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J Pharmacol Exp Ther. 2004 Aug;310(2):452-8. Epub 2004 Apr 13.

Rapid up-regulation of endothelial nitric-oxide synthase in a mouse model of Escherichia coli lipopolysaccharide-induced bladder inflammation.

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Section of Urology, Yale University School of Medicine, 333 Cedar Street, P.O. Box 208041, New Haven, CT 06520-8041.


Increases in the signaling molecule nitric oxide (NO) during inflammation may be linked not only to inducible nitric-oxide synthase (iNOS) but also to endothelial (e)NOS. Escherichia coli lipopolysaccharide (LPS) induces an inflammatory response in the bladder and rapidly increases phosphorylation of Akt/protein kinase B (Akt), a key enzyme regulating proliferation, apoptosis, and inflammation. Activated Akt phosphorylates human eNOS at serine 1177 and subsequently increases NOS activity. Because Akt and eNOS are both localized in the bladder urothelium, phosphorylation of eNOS by Akt provides an attractive mechanism for rapid increases in urinary NO production. Female mice were intraperitoneally injected with LPS (25 mg/kg) or pyrogen-free water (control). Four hours before LPS injection, some mice were injected with wortmannin, which inhibits Akt phosphorylation. Levels of urinary cyclic GMP, a downstream product of NO, increase 75% within 1 h after intraperitoneal injection of LPS, and this increase is blocked by wortmannin. Bladder eNOS and phosphorylated eNOS protein increase 94 and 151%, respectively, 1 h after LPS treatment, whereas iNOS was not detected. Wortmannin decreases eNOS phosphorylation by 60%. Furthermore, bladder Ca(2+)-dependent NOS activity (eNOS, neuronal NOS) is increased 79 +/- 20% 1 h after LPS treatment, whereas there is no increase in Ca(2+)-independent (iNOS) activity (n = 4). Increases in urinary cyclic GMP, NOS activity, and eNOS protein and phosphorylation 1 h after induction of inflammation with LPS, indicate that eNOS plays a role in the early response to bladder inflammation.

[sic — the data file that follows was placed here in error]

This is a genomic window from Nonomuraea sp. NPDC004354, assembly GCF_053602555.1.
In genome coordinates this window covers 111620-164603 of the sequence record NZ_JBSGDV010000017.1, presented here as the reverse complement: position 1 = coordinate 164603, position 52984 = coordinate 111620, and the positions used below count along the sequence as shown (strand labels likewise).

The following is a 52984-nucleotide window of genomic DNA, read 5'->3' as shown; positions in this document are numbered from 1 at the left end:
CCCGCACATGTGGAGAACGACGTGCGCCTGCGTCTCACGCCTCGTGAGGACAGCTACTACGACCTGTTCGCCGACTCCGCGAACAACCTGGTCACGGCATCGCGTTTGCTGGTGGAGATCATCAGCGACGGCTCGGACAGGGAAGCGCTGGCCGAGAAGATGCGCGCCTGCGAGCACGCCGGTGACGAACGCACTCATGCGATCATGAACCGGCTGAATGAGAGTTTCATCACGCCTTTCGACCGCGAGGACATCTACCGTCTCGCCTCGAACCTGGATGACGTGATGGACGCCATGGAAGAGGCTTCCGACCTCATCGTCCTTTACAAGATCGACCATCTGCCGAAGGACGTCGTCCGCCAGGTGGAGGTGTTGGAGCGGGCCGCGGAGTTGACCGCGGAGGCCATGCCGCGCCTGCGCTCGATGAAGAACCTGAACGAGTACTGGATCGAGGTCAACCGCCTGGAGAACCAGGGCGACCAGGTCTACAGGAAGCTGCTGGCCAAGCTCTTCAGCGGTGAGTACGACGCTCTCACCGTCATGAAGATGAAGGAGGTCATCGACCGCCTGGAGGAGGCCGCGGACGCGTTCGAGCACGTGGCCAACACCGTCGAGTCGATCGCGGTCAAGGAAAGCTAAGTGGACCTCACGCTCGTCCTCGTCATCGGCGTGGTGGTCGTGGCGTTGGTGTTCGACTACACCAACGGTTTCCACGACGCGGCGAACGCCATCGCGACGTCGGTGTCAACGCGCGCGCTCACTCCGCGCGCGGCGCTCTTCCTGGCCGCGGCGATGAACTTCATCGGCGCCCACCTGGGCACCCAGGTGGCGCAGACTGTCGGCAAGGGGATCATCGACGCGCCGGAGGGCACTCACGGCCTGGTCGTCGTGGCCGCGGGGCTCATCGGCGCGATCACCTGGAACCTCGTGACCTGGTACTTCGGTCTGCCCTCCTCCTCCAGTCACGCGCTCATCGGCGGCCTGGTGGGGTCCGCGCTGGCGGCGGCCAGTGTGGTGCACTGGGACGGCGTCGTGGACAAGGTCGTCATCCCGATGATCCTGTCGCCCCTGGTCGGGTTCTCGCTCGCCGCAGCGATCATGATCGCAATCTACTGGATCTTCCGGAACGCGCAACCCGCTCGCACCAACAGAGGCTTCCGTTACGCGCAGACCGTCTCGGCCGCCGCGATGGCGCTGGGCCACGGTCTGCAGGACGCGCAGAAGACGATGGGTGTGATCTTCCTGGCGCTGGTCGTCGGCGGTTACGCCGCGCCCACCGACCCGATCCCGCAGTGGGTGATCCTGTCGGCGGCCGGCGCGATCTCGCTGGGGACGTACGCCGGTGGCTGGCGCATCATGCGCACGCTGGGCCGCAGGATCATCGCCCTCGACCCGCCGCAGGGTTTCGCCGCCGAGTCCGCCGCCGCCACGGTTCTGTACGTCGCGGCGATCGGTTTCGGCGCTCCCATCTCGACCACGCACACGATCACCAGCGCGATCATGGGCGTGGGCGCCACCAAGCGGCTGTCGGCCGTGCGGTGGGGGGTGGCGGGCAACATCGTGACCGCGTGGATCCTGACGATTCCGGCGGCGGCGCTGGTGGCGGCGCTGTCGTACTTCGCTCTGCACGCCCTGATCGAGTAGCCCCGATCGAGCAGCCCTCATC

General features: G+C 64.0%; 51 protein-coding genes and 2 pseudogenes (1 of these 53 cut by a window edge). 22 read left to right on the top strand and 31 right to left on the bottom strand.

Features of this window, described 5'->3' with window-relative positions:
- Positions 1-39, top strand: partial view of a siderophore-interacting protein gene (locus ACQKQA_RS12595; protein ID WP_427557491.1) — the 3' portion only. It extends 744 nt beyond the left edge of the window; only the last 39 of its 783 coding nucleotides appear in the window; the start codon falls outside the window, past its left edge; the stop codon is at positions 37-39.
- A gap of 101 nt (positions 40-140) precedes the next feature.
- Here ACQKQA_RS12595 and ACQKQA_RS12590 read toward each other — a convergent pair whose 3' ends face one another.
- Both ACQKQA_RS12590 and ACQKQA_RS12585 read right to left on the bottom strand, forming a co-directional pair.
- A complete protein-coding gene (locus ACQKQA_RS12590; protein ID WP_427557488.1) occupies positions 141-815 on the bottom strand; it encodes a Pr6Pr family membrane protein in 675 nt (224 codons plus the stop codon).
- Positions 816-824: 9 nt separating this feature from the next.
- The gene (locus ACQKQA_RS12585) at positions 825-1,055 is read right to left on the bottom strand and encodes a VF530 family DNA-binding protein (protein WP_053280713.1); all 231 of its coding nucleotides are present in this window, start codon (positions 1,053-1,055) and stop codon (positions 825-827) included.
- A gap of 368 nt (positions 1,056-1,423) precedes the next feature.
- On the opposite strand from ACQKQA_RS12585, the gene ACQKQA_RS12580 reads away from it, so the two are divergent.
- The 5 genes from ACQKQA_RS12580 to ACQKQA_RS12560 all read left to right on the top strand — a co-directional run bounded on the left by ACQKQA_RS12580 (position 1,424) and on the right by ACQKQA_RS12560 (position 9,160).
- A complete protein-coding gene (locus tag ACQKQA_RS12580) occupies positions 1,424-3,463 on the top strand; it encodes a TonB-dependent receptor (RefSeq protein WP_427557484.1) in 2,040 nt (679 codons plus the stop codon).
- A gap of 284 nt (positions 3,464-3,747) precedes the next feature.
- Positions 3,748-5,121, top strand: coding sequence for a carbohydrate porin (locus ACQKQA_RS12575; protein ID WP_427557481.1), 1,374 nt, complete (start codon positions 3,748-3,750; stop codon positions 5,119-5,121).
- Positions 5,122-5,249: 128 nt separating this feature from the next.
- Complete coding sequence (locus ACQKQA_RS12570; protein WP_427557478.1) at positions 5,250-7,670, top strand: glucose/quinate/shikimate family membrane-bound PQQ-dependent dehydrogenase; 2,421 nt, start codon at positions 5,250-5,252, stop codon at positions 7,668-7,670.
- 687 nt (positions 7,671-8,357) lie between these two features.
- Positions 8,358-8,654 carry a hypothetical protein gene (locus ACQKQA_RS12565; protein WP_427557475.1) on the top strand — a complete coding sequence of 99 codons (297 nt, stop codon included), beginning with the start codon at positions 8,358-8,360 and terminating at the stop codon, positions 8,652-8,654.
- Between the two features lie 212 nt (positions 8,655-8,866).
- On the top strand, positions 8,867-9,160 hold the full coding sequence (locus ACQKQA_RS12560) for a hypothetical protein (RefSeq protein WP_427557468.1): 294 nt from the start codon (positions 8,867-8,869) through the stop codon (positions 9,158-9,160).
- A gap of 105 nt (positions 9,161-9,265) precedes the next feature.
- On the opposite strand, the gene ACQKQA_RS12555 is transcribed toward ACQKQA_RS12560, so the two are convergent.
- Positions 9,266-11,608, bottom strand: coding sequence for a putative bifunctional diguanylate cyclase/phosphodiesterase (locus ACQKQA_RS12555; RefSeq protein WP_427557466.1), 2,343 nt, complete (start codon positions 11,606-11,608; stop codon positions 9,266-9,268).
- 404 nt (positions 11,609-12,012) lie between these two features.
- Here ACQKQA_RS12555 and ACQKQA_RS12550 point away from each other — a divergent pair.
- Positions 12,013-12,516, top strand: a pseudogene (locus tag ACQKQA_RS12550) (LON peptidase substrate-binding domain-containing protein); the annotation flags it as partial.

[Indexed for MEDLINE]

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